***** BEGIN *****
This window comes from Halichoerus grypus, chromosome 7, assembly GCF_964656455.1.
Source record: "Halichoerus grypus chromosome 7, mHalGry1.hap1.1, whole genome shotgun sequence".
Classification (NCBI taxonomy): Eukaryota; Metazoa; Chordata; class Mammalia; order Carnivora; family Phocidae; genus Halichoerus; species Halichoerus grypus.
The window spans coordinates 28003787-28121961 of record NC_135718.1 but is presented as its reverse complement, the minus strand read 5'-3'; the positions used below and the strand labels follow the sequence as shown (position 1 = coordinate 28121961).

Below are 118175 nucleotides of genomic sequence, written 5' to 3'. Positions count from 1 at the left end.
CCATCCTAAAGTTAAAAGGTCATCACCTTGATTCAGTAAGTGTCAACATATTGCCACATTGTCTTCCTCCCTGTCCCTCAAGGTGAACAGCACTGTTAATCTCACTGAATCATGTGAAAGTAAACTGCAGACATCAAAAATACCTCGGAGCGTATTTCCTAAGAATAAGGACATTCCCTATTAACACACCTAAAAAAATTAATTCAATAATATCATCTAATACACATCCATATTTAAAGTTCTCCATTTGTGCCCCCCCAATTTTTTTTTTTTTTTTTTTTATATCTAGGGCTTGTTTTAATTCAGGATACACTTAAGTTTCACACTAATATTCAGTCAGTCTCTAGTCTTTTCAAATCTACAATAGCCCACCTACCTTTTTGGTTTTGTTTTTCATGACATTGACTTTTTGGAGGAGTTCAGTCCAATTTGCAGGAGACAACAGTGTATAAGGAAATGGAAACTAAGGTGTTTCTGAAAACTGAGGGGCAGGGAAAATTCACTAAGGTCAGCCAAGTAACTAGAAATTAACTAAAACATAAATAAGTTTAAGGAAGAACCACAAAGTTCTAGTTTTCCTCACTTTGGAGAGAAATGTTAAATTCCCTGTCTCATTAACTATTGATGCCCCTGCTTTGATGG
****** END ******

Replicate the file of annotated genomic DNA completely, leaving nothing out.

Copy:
This window comes from Halichoerus grypus, chromosome 7, assembly GCF_964656455.1.
Source record: "Halichoerus grypus chromosome 7, mHalGry1.hap1.1, whole genome shotgun sequence".
Classification (NCBI taxonomy): Eukaryota; Metazoa; Chordata; class Mammalia; order Carnivora; family Phocidae; genus Halichoerus; species Halichoerus grypus.
The window spans coordinates 28003787-28121961 of record NC_135718.1 but is presented as its reverse complement, the minus strand read 5'-3'; the positions used below and the strand labels follow the sequence as shown (position 1 = coordinate 28121961).

Below are 118175 nucleotides of genomic sequence, written 5' to 3'. Positions count from 1 at the left end.
CCATCCTAAAGTTAAAAGGTCATCACCTTGATTCAGTAAGTGTCAACATATTGCCACATTGTCTTCCTCCCTGTCCCTCAAGGTGAACAGCACTGTTAATCTCACTGAATCATGTGAAAGTAAACTGCAGACATCAAAAATACCTCGGAGCGTATTTCCTAAGAATAAGGACATTCCCTATTAACACACCTAAAAAAATTAATTCAATAATATCATCTAATACACATCCATATTTAAAGTTCTCCATTTGTGCCCCCCCAATTTTTTTTTTTTTTTTTTTTATATCTAGGGCTTGTTTTAATTCAGGATACACTTAAGTTTCACACTAATATTCAGTCAGTCTCTAGTCTTTTCAAATCTACAATAGCCCACCTACCTTTTTGGTTTTGTTTTTCATGACATTGACTTTTTGGAGGAGTTCAGTCCAATTTGCAGGAGACAACAGTGTATAAGGAAATGGAAACTAAGGTGTTTCTGAAAACTGAGGGGCAGGGAAAATTCACTAAGGTCAGCCAAGTAACTAGAAATTAACTAAAACATAAATAAGTTTAAGGAAGAACCACAAAGTTCTAGTTTTCCTCACTTTGGAGAGAAATGTTAAATTCCCTGTCTCATTAACTATTGATGCCCCTGCTTTGATGG